Grant winners - 7 November 2013

November 7, 2013

National Institute for Health Research

Health Technology Assessment Programme

  • Award winner: Edmund Lamb
  • Institution: East Kent Hospitals University NHS Foundation Trust
  • Value: £2,004,482

Accuracy of glomerular filtration rate estimation using creatinine, cystatin C and albuminuria for monitoring disease progression in patients with stage three chronic kidney disease: an observational study in a multiethnic population

Health Services and Delivery Research Programme

Improving the absorptive capacity of commissioning networks for critical review of evidence to reduce unplanned elderly care admissions into acute hospitals


Biotechnology and Biological Sciences Research Council

Research Grants

Molecular mechanisms of kinesin-5s in fungal mitosis

  • Award winner: Jurgen Denecke
  • Institution: University of Leeds
  • Value: £382,092

Functional analysis of ER and Golgi subdomains

  • Award winner: Andre Gerber
  • Institution: University of Surrey
  • Value: £324,782

Developing tools to investigate combinatorial control of mRNA metabolism


Royal Society

University Research Fellowships

  • Award winner: Kim Jelfs
  • Institution: Imperial College London
  • Value: £472,512

Directing the synthesis of functional molecular materials

  • Award winner: Amélie Saintonge
  • Institution: University College London
  • Value: £464,523

Cold gas as a probe of galaxy evolution


Leverhulme Trust

Research Project Grants
Social sciences

  • Award winner: Danny McGowan
  • Institution: Bangor University
  • Value: £30,294

Demand shocks and productivity: evidence from a natural experiment

  • Award winner: Geoffrey Khan
  • Institution: University of Cambridge
  • Value: £136,175

Untapped manuscripts and reading traditions for a new Biblical Hebrew grammar


  • Award winner: Richard Walker
  • Institution: University of Oxford
  • Value: £176,559

Climatic, environmental and tectonic influences on prehistoric human development in Iran

In detail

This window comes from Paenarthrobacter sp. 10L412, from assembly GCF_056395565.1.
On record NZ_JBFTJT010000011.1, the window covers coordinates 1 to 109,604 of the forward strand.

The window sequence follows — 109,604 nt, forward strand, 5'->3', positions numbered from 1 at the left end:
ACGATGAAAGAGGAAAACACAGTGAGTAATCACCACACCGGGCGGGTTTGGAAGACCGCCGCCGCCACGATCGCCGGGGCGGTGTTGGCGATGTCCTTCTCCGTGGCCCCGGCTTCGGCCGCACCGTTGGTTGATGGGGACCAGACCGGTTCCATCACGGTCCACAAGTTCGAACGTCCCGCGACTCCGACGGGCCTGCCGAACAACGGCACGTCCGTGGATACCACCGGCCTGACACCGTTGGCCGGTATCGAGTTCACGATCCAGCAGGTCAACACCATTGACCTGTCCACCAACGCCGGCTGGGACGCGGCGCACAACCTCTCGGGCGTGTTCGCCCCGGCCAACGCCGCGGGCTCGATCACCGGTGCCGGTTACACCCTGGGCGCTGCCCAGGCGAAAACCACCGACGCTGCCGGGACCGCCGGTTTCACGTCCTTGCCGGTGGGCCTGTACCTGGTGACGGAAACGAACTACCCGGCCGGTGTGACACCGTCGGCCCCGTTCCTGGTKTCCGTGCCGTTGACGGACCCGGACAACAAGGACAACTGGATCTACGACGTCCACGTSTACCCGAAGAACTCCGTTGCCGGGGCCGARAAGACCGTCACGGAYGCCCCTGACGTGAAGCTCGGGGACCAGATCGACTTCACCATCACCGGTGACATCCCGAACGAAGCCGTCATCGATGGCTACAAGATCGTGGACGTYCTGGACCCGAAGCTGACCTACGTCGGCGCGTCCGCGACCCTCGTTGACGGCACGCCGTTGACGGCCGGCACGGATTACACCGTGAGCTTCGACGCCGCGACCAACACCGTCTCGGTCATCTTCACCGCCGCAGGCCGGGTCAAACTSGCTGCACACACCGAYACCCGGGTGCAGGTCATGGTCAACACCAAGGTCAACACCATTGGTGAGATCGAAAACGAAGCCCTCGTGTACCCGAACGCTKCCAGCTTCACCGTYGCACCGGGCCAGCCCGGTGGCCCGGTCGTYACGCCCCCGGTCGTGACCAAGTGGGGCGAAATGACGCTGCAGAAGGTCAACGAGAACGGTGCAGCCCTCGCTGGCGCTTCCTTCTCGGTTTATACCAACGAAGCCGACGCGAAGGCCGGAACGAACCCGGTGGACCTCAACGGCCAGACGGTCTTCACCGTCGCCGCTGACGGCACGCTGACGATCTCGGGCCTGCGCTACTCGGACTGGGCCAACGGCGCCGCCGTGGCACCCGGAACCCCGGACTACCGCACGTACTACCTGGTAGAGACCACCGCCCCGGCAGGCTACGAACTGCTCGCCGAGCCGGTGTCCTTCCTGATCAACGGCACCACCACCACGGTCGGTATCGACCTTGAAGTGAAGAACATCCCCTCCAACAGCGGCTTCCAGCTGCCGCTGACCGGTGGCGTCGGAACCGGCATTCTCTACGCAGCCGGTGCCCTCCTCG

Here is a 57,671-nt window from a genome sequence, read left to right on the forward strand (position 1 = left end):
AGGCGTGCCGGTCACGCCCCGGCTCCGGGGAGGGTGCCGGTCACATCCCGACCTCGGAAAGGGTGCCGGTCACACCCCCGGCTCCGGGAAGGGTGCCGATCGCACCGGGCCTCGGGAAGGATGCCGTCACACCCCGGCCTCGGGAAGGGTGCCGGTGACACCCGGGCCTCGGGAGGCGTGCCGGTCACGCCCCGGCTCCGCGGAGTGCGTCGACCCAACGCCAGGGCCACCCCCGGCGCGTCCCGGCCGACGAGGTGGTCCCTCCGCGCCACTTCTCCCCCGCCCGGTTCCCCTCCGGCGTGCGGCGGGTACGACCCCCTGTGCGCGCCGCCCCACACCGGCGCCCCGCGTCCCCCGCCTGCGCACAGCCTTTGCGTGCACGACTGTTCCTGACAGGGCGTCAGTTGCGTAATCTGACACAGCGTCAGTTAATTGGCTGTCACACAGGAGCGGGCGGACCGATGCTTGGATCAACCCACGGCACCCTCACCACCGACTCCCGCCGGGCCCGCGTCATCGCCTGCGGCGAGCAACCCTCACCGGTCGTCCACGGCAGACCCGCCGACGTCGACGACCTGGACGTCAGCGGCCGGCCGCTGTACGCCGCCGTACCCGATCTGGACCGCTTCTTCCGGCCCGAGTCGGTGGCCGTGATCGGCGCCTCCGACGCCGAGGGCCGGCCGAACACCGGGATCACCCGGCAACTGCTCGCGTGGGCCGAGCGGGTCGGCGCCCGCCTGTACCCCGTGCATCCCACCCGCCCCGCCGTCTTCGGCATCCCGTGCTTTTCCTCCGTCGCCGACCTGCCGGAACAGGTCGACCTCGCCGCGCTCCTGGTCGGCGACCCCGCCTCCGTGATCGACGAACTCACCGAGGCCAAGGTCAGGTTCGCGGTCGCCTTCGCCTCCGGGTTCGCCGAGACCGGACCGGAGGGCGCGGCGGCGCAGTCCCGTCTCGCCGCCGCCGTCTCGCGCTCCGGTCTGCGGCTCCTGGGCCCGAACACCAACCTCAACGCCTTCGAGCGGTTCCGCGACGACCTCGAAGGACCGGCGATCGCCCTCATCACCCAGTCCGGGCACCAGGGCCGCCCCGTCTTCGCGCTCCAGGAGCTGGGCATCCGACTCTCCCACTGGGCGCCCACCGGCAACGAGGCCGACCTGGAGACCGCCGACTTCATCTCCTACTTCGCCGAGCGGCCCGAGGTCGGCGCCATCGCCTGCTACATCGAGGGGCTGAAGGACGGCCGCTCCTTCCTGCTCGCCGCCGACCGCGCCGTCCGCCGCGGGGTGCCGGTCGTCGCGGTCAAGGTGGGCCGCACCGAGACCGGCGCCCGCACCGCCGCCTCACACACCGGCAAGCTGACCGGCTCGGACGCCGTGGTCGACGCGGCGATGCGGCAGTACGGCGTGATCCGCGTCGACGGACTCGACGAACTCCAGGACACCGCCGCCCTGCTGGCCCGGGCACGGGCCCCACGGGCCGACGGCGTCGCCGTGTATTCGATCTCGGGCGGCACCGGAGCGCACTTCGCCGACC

Matthew Worley, University of Reading


Award winner: Matthew Worley
Institution: University of Reading
Value: £110,569

Punk, politics and British youth culture 1975-85

“Punk has become a defining moment of British cultural history,” writes Matthew Worley on the Leverhulme Trust website. “In its rhetoric and style, [it] seemed to encapsulate the late 1970s: the sense of crisis so resonant of the decade. It also seemed to infuse youth culture and popular culture with political significance.” This project is designed to examine the substance of punk, looking at its performance, processes and product to assess the extent of its significance as a site of political expression. In so doing, it will explore the ways in which youth culture and popular music can reflect and drive social change. It will also consider how young people forge and express their political opinions.

You've reached your article limit

Register to continue

Registration is free and only takes a moment. Once registered you can read a total of 3 articles each month, plus:

  • Sign up for the editor's highlights
  • Receive World University Rankings news first
  • Get job alerts, shortlist jobs and save job searches
  • Participate in reader discussions and post comments

Have your say

Log in or register to post comments

Featured Jobs

PhD Scholar in Medicine

University Of Queensland

Manager, Research Systems and Performance

Auckland University Of Technology

Lecturer in Aboriginal Allied Health

University Of South Australia

Lecturer, School of Nursing & Midwifery

Western Sydney University

College General Manager, SHE

La Trobe University
See all jobs

Most Commented

women leapfrog. Vintage

Robert MacIntosh and Kevin O’Gorman offer advice on climbing the career ladder

Woman pulling blind down over an eye
Liz Morrish reflects on why she chose to tackle the failings of the neoliberal academy from the outside
White cliffs of Dover

From Australia to Singapore, David Matthews and John Elmes weigh the pros and cons of likely destinations

Mitch Blunt illustration (23 March 2017)

Without more conservative perspectives in the academy, lawmakers will increasingly ignore and potentially defund social science, says Musa al-Gharbi

Michael Parkin illustration (9 March 2017)

Cramming study into the shortest possible time will impoverish the student experience and drive an even greater wedge between research-enabled permanent staff and the growing underclass of flexible teaching staff, says Tom Cutterham